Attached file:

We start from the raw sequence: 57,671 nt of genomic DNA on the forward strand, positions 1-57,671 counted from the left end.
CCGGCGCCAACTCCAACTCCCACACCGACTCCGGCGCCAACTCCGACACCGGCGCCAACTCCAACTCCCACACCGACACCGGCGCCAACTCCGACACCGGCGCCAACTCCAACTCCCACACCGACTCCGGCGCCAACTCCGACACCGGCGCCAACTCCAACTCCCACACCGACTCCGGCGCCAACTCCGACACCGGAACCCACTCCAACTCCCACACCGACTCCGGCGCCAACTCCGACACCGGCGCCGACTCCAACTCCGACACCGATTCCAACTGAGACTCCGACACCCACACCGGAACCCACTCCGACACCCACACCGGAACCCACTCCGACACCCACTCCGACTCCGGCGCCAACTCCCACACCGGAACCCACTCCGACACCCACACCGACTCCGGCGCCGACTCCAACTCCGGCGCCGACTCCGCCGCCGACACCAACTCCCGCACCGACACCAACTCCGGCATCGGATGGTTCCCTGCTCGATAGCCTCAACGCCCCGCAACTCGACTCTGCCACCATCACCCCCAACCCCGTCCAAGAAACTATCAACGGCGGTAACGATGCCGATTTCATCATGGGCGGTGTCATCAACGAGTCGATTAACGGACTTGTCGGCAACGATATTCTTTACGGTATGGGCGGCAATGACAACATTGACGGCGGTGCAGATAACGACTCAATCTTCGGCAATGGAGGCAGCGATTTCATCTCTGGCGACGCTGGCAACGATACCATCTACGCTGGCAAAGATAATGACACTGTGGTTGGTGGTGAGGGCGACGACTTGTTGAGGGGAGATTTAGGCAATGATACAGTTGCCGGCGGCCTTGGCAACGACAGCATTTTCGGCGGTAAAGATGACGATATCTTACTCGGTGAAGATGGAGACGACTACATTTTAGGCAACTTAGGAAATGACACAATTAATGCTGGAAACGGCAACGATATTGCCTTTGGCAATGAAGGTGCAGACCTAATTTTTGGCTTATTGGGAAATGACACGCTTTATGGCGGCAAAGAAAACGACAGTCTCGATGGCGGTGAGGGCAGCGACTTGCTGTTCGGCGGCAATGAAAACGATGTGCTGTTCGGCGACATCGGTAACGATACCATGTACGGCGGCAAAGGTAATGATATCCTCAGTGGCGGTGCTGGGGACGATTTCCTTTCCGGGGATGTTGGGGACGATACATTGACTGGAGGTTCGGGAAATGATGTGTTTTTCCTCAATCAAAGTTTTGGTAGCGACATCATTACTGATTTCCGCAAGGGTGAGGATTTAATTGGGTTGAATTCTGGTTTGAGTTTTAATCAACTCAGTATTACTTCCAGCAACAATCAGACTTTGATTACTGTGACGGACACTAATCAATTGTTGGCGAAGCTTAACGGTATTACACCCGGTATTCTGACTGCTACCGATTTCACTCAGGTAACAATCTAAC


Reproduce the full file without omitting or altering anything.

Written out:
We start from the raw sequence: 57,671 nt of genomic DNA on the forward strand, positions 1-57,671 counted from the left end.
CCGGCGCCAACTCCAACTCCCACACCGACTCCGGCGCCAACTCCGACACCGGCGCCAACTCCAACTCCCACACCGACACCGGCGCCAACTCCGACACCGGCGCCAACTCCAACTCCCACACCGACTCCGGCGCCAACTCCGACACCGGCGCCAACTCCAACTCCCACACCGACTCCGGCGCCAACTCCGACACCGGAACCCACTCCAACTCCCACACCGACTCCGGCGCCAACTCCGACACCGGCGCCGACTCCAACTCCGACACCGATTCCAACTGAGACTCCGACACCCACACCGGAACCCACTCCGACACCCACACCGGAACCCACTCCGACACCCACTCCGACTCCGGCGCCAACTCCCACACCGGAACCCACTCCGACACCCACACCGACTCCGGCGCCGACTCCAACTCCGGCGCCGACTCCGCCGCCGACACCAACTCCCGCACCGACACCAACTCCGGCATCGGATGGTTCCCTGCTCGATAGCCTCAACGCCCCGCAACTCGACTCTGCCACCATCACCCCCAACCCCGTCCAAGAAACTATCAACGGCGGTAACGATGCCGATTTCATCATGGGCGGTGTCATCAACGAGTCGATTAACGGACTTGTCGGCAACGATATTCTTTACGGTATGGGCGGCAATGACAACATTGACGGCGGTGCAGATAACGACTCAATCTTCGGCAATGGAGGCAGCGATTTCATCTCTGGCGACGCTGGCAACGATACCATCTACGCTGGCAAAGATAATGACACTGTGGTTGGTGGTGAGGGCGACGACTTGTTGAGGGGAGATTTAGGCAATGATACAGTTGCCGGCGGCCTTGGCAACGACAGCATTTTCGGCGGTAAAGATGACGATATCTTACTCGGTGAAGATGGAGACGACTACATTTTAGGCAACTTAGGAAATGACACAATTAATGCTGGAAACGGCAACGATATTGCCTTTGGCAATGAAGGTGCAGACCTAATTTTTGGCTTATTGGGAAATGACACGCTTTATGGCGGCAAAGAAAACGACAGTCTCGATGGCGGTGAGGGCAGCGACTTGCTGTTCGGCGGCAATGAAAACGATGTGCTGTTCGGCGACATCGGTAACGATACCATGTACGGCGGCAAAGGTAATGATATCCTCAGTGGCGGTGCTGGGGACGATTTCCTTTCCGGGGATGTTGGGGACGATACATTGACTGGAGGTTCGGGAAATGATGTGTTTTTCCTCAATCAAAGTTTTGGTAGCGACATCATTACTGATTTCCGCAAGGGTGAGGATTTAATTGGGTTGAATTCTGGTTTGAGTTTTAATCAACTCAGTATTACTTCCAGCAACAATCAGACTTTGATTACTGTGACGGACACTAATCAATTGTTGGCGAAGCTTAACGGTATTACACCCGGTATTCTGACTGCTACCGATTTCACTCAGGTAACAATCTAAC